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The science of love

It won’t be roses that some Irish girls will be smelling this Valentine’s Day in Dublin but sweaty T-shirts — and that might turn out to be a more guaranteed way to a lover’s heart.

In the interest of science, a group of men have volunteered to peel off their T-shirts for a sniff test by young women visiting a "love laboratory" at Trinity College Dublin (TCD) on Feb. 14. Aoife McLysaght, a curator of the exhibition, bubbles with enthusiasm when describing how the sense of smell can indicate whether a person is a suitable reproductive match. As an experiment to show that lovers prefer mates with different genes, she and her colleagues persuaded 30 male volunteers to wear T-shirts washed in odorless detergent for two straight days so they leave their unique “scent.”

“By smelling a T-shirt a woman can establish if the wearer is the right man for them,” said McLysaght, a lecturer in the School of Genetics and Microbiology at TCD. “Women will tend to prefer the T-shirts of men with a more diverse immune system. If we try to rationalize why, it is because the offspring would be more robust.”

Scientists in white coats at the love lab in the Science Gallery in central Dublin Wednesday were busy taking DNA samples to show a correlation between those of sniffers who find the T-shirt odor attractive and those who have different immune genes. In scientific terms they will be seeking with their noses traces of the pheromone androstenone, which in male testosterone is a strong indicator of certain immune genes.

It doesn't sound very romantic, but then the whole point of the exhibition is to show that romantic love is actually the result of a scientific interaction. A person’s genetic makeup has an influence on whether you fancy them or not. The heart goes boom-be-de-boomp not because of stars getting in your eyes but because of something in the nasal cavity. The female who likes the smell of a T-shirt is more likely to hit it off with the wearer than another who finds it neutral or repulsive.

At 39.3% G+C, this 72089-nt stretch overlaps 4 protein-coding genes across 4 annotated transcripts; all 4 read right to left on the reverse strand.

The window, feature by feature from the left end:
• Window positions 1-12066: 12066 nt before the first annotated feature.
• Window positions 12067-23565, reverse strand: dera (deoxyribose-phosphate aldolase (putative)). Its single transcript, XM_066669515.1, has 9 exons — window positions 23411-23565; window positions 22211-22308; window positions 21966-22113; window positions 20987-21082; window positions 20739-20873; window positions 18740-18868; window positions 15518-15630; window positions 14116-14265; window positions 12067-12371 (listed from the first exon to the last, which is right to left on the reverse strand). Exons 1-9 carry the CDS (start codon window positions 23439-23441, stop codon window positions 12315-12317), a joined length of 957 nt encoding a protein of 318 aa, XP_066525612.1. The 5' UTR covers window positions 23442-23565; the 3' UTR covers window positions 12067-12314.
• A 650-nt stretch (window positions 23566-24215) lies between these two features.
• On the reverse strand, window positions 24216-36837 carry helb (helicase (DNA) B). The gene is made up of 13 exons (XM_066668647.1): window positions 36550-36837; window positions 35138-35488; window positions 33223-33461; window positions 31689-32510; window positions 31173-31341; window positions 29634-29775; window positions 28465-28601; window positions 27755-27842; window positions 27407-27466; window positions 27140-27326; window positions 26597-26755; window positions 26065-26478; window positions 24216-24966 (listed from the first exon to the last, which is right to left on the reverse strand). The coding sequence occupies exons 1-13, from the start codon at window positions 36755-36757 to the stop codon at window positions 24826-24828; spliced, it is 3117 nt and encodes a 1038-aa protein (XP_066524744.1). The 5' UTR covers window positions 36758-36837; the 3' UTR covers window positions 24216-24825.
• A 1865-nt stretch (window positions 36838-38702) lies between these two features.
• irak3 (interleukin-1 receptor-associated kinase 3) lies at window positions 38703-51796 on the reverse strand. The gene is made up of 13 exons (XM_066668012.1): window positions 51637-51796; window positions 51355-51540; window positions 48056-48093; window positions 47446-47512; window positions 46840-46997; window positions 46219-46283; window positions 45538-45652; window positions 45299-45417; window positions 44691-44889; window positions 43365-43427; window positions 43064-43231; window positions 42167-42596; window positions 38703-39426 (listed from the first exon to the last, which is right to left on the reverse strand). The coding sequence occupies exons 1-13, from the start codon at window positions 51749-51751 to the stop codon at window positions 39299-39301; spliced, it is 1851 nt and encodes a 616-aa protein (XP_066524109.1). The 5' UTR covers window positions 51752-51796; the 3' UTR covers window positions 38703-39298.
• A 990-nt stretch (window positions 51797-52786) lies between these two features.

In fact, said McLysaght, there is a lot of unconscious smelling going on when boy meets girl. There is a function in the nasal cavity that recognizes diverse genes. “It’s amazing,” she exclaimed. “How can you smell somebody else’s genes, what’s going on here?”

She pointed out with amusement that in this respect we are not much different from mice, which attract mates the least like them in terms of their immune system genes. So don’t bring flowers to woo a lover, bring a copy of your DNA. Teenagers at a disco might not know it, indeed it might be the last thing on their mind, but what drives them to fancy someone is a gene-driven desire to have healthy children.

The love lab is also experimenting with the effect of whispering sweet nothings, gazing into one’s eyes, walking in a sexy way and speed dating. On Valentine's Day it will provide a blindfold Valentine’s dinner with the four aphrodisiac courses served in complete darkness — which might only prove that love really is blind.

In one corner of the exhibition there is a bed behind transparent curtains. Physics graduate Gary Murphy demonstrates how partners separated by distance can communicate by using a custom computer projection system to draw on each other’s bodies with light “allowing a new kind of synchronous communication.” Well, whatever turns you on — which is, of course, what the exhibition is all about.

Trinity College Dublin

Aoife McLysaght (front) with her team of researchers in the School of Genetics and Microbiology at Trinity College Dublin,  David Gonzalez Knowles, Takashi Makino, Daniel Murphy, Kirsten Bratke and Asa Perez-Bercoff. (Trinity College Dublin)